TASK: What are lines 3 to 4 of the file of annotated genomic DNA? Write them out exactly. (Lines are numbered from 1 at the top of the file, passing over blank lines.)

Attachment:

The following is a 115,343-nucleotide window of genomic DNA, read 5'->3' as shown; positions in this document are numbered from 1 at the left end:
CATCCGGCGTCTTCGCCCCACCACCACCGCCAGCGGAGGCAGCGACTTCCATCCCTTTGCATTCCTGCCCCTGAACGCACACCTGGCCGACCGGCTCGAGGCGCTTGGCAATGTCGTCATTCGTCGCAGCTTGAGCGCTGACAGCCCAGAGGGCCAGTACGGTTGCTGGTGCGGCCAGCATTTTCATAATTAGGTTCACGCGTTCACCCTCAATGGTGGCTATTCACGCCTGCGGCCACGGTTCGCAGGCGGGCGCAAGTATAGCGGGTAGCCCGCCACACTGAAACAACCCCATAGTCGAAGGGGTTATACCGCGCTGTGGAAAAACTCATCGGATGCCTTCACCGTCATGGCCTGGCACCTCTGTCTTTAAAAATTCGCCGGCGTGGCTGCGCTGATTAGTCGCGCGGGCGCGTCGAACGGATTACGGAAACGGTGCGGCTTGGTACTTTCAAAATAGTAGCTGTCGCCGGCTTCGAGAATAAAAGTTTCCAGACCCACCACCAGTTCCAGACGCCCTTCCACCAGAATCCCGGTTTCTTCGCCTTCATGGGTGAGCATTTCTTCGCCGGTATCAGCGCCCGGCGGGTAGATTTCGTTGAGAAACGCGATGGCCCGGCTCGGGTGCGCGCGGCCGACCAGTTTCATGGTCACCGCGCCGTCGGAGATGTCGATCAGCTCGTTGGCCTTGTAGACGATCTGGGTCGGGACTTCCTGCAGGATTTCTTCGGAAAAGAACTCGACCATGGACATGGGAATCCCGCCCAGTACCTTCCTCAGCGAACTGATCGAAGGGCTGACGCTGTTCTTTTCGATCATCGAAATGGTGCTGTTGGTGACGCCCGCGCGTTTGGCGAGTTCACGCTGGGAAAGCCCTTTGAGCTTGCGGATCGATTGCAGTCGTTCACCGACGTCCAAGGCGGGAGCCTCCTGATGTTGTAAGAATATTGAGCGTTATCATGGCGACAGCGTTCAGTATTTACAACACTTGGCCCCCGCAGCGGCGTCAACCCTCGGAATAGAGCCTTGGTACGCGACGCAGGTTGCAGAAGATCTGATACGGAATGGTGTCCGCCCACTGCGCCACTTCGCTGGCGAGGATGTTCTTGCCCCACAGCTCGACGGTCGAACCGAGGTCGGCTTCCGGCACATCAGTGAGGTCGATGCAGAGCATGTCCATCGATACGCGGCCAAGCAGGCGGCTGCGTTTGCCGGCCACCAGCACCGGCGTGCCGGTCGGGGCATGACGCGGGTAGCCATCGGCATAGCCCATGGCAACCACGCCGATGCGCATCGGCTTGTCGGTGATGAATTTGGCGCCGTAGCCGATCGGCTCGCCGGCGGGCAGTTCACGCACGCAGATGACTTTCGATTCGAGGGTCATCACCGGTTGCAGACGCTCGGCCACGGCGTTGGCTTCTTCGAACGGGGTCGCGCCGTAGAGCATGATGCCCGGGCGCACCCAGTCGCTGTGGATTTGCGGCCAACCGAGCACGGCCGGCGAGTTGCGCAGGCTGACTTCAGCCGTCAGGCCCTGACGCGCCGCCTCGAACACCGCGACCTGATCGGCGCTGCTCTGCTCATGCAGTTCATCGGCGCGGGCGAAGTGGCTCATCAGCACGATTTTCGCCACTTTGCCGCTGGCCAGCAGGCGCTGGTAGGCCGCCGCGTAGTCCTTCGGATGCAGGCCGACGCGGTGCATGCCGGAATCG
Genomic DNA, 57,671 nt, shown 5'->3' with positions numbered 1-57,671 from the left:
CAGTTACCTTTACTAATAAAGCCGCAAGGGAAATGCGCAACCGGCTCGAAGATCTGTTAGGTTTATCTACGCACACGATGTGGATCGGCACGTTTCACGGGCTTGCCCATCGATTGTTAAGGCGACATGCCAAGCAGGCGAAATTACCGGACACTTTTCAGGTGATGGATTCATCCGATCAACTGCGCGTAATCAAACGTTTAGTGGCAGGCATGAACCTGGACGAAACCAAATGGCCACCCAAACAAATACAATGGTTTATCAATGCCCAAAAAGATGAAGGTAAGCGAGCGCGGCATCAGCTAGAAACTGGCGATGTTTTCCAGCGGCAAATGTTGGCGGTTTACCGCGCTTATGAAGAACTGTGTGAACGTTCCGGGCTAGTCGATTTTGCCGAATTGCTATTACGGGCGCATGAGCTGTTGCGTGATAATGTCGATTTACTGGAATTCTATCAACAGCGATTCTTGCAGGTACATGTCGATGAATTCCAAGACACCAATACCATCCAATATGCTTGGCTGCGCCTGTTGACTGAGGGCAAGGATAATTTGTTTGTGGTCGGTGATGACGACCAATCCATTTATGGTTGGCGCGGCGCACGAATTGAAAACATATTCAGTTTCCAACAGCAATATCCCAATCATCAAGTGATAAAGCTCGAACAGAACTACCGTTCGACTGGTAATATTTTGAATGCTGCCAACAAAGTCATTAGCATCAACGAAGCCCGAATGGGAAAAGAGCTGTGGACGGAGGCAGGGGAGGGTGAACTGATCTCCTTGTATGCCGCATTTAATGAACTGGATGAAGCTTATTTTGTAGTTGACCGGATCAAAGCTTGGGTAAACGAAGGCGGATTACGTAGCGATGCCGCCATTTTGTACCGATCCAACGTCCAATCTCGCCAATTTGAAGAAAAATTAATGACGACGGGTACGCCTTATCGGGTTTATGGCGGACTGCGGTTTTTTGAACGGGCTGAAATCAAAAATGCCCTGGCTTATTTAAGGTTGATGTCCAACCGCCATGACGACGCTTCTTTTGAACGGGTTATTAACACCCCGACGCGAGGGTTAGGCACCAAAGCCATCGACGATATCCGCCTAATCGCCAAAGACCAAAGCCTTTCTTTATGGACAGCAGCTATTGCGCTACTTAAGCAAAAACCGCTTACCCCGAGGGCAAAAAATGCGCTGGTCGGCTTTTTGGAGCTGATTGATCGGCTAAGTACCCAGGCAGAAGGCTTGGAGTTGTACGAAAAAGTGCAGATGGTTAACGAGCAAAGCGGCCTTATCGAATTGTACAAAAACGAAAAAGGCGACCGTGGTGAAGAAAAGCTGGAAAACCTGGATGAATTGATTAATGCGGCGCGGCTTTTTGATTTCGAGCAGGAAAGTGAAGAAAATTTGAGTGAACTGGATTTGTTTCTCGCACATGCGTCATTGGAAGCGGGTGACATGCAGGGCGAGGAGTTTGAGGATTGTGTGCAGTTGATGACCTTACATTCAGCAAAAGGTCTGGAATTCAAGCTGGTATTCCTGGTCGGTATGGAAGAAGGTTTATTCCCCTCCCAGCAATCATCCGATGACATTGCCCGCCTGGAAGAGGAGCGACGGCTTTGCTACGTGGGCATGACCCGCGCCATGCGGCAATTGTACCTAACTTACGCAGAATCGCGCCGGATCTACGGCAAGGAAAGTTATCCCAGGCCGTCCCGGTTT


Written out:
Genomic DNA, 57,671 nt, shown 5'->3' with positions numbered 1-57,671 from the left:
CAGTTACCTTTACTAATAAAGCCGCAAGGGAAATGCGCAACCGGCTCGAAGATCTGTTAGGTTTATCTACGCACACGATGTGGATCGGCACGTTTCACGGGCTTGCCCATCGATTGTTAAGGCGACATGCCAAGCAGGCGAAATTACCGGACACTTTTCAGGTGATGGATTCATCCGATCAACTGCGCGTAATCAAACGTTTAGTGGCAGGCATGAACCTGGACGAAACCAAATGGCCACCCAAACAAATACAATGGTTTATCAATGCCCAAAAAGATGAAGGTAAGCGAGCGCGGCATCAGCTAGAAACTGGCGATGTTTTCCAGCGGCAAATGTTGGCGGTTTACCGCGCTTATGAAGAACTGTGTGAACGTTCCGGGCTAGTCGATTTTGCCGAATTGCTATTACGGGCGCATGAGCTGTTGCGTGATAATGTCGATTTACTGGAATTCTATCAACAGCGATTCTTGCAGGTACATGTCGATGAATTCCAAGACACCAATACCATCCAATATGCTTGGCTGCGCCTGTTGACTGAGGGCAAGGATAATTTGTTTGTGGTCGGTGATGACGACCAATCCATTTATGGTTGGCGCGGCGCACGAATTGAAAACATATTCAGTTTCCAACAGCAATATCCCAATCATCAAGTGATAAAGCTCGAACAGAACTACCGTTCGACTGGTAATATTTTGAATGCTGCCAACAAAGTCATTAGCATCAACGAAGCCCGAATGGGAAAAGAGCTGTGGACGGAGGCAGGGGAGGGTGAACTGATCTCCTTGTATGCCGCATTTAATGAACTGGATGAAGCTTATTTTGTAGTTGACCGGATCAAAGCTTGGGTAAACGAAGGCGGATTACGTAGCGATGCCGCCATTTTGTACCGATCCAACGTCCAATCTCGCCAATTTGAAGAAAAATTAATGACGACGGGTACGCCTTATCGGGTTTATGGCGGACTGCGGTTTTTTGAACGGGCTGAAATCAAAAATGCCCTGGCTTATTTAAGGTTGATGTCCAACCGCCATGACGACGCTTCTTTTGAACGGGTTATTAACACCCCGACGCGAGGGTTAGGCACCAAAGCCATCGACGATATCCGCCTAATCGCCAAAGACCAAAGCCTTTCTTTATGGACAGCAGCTATTGCGCTACTTAAGCAAAAACCGCTTACCCCGAGGGCAAAAAATGCGCTGGTCGGCTTTTTGGAGCTGATTGATCGGCTAAGTACCCAGGCAGAAGGCTTGGAGTTGTACGAAAAAGTGCAGATGGTTAACGAGCAAAGCGGCCTTATCGAATTGTACAAAAACGAAAAAGGCGACCGTGGTGAAGAAAAGCTGGAAAACCTGGATGAATTGATTAATGCGGCGCGGCTTTTTGATTTCGAGCAGGAAAGTGAAGAAAATTTGAGTGAACTGGATTTGTTTCTCGCACATGCGTCATTGGAAGCGGGTGACATGCAGGGCGAGGAGTTTGAGGATTGTGTGCAGTTGATGACCTTACATTCAGCAAAAGGTCTGGAATTCAAGCTGGTATTCCTGGTCGGTATGGAAGAAGGTTTATTCCCCTCCCAGCAATCATCCGATGACATTGCCCGCCTGGAAGAGGAGCGACGGCTTTGCTACGTGGGCATGACCCGCGCCATGCGGCAATTGTACCTAACTTACGCAGAATCGCGCCGGATCTACGGCAAGGAAAGTTATCCCAGGCCGTCCCGGTTT